On my walk this morning, with my IPod cranked to drown out the traffic sounds, I heard greetings in the musical pauses.  Some were planned pauses when I pushed “pause” as someone approached.  Others were pauses in musical phrasing or between songs.  What did I hear?  Nothing of substance.  A “good morning” or “hello” or “hi.” But after the second one, my mind leaped (when I’m caffeinated it roams in leaps and bounds) to a correlation between musical phrasing, marginal white space, and kairos. 

Are you confused yet?  That’s the beauty of a disorganized mind.  Utter confusion.  So I’ll define by example.  What do you hear/see/feel between the notes?  This morning before my walk I had almost finished reading Revelation.  During my walk I listened to this song (here are the words if you don’t want to listen) and it took me to that time and place described in that chapter of Revelation, even though it was not directly related, and suddenly, in the pauses, I was there with the saints and angels around the throne.  Now, that isn’t usually what happens.  Usually, it’s more mundane.  Today was special.

When you read, what do you hear/see/feel between the lines?  I judge books on how well they are written and how well they move between the lines.  I recently read a book which taught me something I didn’t know before.  But what was between the lines?  Nada, nothing.  A book that moves between the lines, strikes you at the heart level.  It makes you sit up and pay attention.  It plants something in your mind that will not leave you.  I rarely read poetry, but the title of this poem and the words that followed struck me in this way:  between the lines.  Every Riven Thing.  Why did it affect me this way.  I think it’s because the poet put so much between the lines.  This poem is not at the beginning of the book with the same name, but in the middle, just as it was an experience of the poet’s in the middle of suffering.  I’m not suffering, but it affected me between the lines.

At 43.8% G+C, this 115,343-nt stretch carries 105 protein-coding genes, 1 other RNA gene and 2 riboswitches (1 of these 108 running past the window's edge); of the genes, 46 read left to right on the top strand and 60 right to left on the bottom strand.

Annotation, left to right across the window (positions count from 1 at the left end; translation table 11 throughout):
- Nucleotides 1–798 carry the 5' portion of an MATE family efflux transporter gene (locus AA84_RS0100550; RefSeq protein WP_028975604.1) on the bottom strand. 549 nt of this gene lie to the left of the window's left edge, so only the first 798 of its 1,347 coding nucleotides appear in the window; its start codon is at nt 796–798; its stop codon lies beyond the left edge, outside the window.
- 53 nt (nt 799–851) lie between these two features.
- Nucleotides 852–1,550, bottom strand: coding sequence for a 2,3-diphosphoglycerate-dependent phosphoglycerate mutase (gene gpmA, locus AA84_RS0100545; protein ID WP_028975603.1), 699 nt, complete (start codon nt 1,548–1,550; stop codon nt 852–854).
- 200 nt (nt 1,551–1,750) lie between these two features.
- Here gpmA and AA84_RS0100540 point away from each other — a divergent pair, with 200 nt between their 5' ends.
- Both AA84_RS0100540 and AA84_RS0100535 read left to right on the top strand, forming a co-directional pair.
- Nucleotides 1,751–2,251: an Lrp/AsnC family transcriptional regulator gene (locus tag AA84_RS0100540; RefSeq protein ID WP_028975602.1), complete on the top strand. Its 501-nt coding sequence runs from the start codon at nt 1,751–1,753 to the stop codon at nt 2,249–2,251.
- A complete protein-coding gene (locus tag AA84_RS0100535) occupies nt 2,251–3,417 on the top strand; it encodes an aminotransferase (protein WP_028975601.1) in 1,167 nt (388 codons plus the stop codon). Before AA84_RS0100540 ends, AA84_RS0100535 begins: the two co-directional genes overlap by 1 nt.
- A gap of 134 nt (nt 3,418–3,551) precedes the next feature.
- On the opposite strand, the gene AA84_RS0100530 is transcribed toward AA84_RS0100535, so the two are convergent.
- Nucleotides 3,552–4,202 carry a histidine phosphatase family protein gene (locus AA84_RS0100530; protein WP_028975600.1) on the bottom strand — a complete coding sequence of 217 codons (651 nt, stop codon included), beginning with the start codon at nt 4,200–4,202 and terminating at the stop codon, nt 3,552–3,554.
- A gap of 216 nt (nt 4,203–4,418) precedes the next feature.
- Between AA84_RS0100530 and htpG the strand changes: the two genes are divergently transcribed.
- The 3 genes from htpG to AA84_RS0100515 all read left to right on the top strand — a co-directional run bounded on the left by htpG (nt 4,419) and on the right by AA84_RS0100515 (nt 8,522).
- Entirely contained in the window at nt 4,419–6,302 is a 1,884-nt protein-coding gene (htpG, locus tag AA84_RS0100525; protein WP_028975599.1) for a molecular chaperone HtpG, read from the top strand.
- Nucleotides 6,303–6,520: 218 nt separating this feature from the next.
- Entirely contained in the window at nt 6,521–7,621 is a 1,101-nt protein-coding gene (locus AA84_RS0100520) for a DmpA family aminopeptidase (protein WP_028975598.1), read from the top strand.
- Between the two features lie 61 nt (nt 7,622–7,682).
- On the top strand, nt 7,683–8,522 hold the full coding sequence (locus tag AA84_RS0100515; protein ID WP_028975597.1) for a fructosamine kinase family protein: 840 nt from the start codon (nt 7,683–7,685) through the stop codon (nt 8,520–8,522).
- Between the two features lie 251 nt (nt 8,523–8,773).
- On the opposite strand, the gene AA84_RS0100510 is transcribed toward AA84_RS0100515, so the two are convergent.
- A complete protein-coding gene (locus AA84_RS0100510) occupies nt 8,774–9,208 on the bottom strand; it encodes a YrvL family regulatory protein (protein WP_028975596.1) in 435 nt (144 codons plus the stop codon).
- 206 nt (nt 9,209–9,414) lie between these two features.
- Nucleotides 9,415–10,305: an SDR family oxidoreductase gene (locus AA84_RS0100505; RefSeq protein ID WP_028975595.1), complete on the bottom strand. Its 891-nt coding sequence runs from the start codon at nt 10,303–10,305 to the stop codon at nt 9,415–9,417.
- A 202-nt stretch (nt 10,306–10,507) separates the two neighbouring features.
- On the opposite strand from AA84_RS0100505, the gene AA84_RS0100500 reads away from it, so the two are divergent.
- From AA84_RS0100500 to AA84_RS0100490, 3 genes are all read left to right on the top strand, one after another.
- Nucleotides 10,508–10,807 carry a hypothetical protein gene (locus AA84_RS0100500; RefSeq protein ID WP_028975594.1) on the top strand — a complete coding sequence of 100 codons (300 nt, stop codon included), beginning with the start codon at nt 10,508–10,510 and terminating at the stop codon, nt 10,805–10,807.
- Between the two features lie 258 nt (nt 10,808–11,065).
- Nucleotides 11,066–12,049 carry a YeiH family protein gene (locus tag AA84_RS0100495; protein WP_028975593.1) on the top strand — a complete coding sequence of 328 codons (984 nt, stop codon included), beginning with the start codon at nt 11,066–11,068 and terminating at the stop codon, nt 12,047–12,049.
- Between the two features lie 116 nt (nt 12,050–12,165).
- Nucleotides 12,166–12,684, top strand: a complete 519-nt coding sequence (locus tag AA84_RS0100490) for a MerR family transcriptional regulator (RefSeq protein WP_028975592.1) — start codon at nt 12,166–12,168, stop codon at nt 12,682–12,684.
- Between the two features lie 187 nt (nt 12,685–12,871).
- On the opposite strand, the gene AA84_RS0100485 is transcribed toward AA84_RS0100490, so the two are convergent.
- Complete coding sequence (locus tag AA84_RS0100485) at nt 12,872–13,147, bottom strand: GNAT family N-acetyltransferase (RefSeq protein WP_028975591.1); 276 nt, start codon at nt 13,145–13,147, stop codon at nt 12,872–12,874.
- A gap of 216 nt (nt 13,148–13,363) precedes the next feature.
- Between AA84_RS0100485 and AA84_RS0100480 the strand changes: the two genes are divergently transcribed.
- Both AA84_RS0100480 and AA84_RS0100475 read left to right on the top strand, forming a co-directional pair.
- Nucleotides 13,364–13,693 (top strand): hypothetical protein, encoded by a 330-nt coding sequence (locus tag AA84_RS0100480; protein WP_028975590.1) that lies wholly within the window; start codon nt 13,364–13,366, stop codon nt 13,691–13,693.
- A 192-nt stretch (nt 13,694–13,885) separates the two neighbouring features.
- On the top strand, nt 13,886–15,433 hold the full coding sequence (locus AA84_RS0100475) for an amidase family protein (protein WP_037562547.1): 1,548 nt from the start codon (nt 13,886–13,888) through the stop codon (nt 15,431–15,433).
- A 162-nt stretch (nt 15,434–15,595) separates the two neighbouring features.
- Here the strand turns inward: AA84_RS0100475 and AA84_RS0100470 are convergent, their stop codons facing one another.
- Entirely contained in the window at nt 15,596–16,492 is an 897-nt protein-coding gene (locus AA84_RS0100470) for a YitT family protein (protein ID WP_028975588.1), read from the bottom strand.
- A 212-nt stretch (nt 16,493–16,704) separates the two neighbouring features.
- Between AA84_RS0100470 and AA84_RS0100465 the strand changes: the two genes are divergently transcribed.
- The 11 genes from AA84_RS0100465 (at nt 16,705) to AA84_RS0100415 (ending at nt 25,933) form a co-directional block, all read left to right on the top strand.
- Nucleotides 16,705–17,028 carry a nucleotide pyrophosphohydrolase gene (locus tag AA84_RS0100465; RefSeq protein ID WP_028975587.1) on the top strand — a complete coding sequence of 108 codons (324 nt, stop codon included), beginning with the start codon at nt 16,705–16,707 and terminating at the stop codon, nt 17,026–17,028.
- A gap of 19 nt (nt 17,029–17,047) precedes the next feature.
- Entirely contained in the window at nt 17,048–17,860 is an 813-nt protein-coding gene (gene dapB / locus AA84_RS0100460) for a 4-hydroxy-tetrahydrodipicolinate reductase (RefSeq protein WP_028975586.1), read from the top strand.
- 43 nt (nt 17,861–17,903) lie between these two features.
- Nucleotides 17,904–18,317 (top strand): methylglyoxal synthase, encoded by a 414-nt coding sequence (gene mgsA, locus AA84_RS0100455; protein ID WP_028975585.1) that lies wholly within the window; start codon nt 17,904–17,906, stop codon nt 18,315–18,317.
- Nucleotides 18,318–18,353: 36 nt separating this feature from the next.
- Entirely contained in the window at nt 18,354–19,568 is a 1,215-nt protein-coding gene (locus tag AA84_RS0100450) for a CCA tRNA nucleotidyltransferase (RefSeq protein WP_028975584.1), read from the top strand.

Every Riven Thing: Poems

What is in this white space of life where we live between the lines and the notes?  That’s where kairos and chronos come in.  These are two Greek words which help us define time.  Chronos is clock time.  Tick-tock, second by second, it passes through our lives.  Kairos is that time outside of clock time where a minute may seem like an hour or an hour may seem like a minute.  It is the aha! moment, the light in the darkness, the explosions of grace and beauty which interrupt our lives.  How do you get it?  You can’t.  It comes unbidden, unexplained, and unexpected.  Your only participation is to be aware of it and to grasp it.  Not a grasp that you would use to catch a grackle, but a tender grasp that shows your awareness of the moment and your willingness to follow.